(CNN) - A Republican senator and surrogate for Mitt Romney chided the GOP presidential nominee on Wednesday, saying he was "a bit dismayed" by Romney's foreign policy speech earlier in the week.
In an op-ed on CNN.com, Sen. Rand Paul of Kentucky, who endorsed Romney in June, took issue with key points of Romney's approach to international affairs.
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"Romney chose to criticize President Obama for seeking to cut a bloated Defense Department and for not being bellicose enough in the Middle East, two assertions with which I cannot agree," Paul wrote.
A tea party favorite and known for his libertarian views–many of which he shares with his father and former presidential candidate Ron Paul–Sen. Paul maintained he's not an isolationist, as he believes in engagement with the world through trade, commerce and diplomacy. He would not hesitate, he added, to send troops to war as a measure of self-defense.
"But we are in too many places, too often, and we don't seem to even know the reason - or where we will end up when we're done," he wrote. "This foreign policy has created more enemies than it has vanquished."
Paul pointed to Romney's speech Monday, in which the Republican candidate outlined his foreign policy visions for several countries in the Middle East. Regarding the ongoing unrest in Syria, he said would work with other countries to ensure that certain members of the opposition "obtain the arms they need to defeat" Bashar al-Assad's regime. He also proposed how he would urge and work with governments in the Middle East and North Africa to strengthen Democratic institutions.
Paul, however, wrote that such policy exemplifies how both parties "rush headlong into more places they don't understand." Instead, he wrote that the right response is "to step back and think of whether we really need to be involved in these countries in the way we have been."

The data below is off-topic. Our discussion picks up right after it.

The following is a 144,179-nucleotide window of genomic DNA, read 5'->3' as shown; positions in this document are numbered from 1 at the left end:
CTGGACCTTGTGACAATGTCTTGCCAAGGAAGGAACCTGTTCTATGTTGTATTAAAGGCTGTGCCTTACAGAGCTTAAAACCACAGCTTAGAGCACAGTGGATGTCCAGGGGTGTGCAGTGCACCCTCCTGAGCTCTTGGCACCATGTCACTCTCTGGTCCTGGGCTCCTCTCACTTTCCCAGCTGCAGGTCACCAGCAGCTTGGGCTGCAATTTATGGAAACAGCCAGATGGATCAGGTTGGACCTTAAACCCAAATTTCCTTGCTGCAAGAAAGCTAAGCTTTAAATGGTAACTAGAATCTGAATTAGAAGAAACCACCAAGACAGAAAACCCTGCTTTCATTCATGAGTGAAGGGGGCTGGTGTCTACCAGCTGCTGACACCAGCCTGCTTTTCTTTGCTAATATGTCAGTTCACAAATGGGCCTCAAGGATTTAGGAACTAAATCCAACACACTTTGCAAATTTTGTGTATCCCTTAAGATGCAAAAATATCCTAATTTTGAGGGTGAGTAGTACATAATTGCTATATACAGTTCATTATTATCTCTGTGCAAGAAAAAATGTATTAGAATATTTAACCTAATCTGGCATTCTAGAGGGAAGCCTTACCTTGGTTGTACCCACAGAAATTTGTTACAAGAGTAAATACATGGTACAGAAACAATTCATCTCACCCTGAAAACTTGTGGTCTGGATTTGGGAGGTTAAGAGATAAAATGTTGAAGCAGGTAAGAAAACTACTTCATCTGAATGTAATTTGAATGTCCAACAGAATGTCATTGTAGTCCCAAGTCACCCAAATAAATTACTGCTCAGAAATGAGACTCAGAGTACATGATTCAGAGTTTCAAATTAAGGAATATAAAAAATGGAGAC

The Kentucky senator, elected in 2010, also hit back at Romney's call for a stronger military, saying the growth of defense and war spending has grown at a rate that is unsustainable.
"If debt is our gravest threat, adding to the debt by expanding military spending further threatens our national security," he said.
Paul campaigned for Romney as recently as late September, when he appeared in Ohio with the GOP nominee, his running mate, Rep. Paul Ryan, and Sen. Rob Portman. In his op-ed, he said that he would continue to stump for Romney this week.
Romney isn't the only target of Paul's frustration this week. The freshman senator made headlines when he took out television ads against two Democratic senators running for re-election, Bill Nelson of Florida and Joe Manchin of West Virginia. Paul spent six figures in both states railing against the lawmakers for voting to send foreign aid to Libya, Egypt and Pakistan.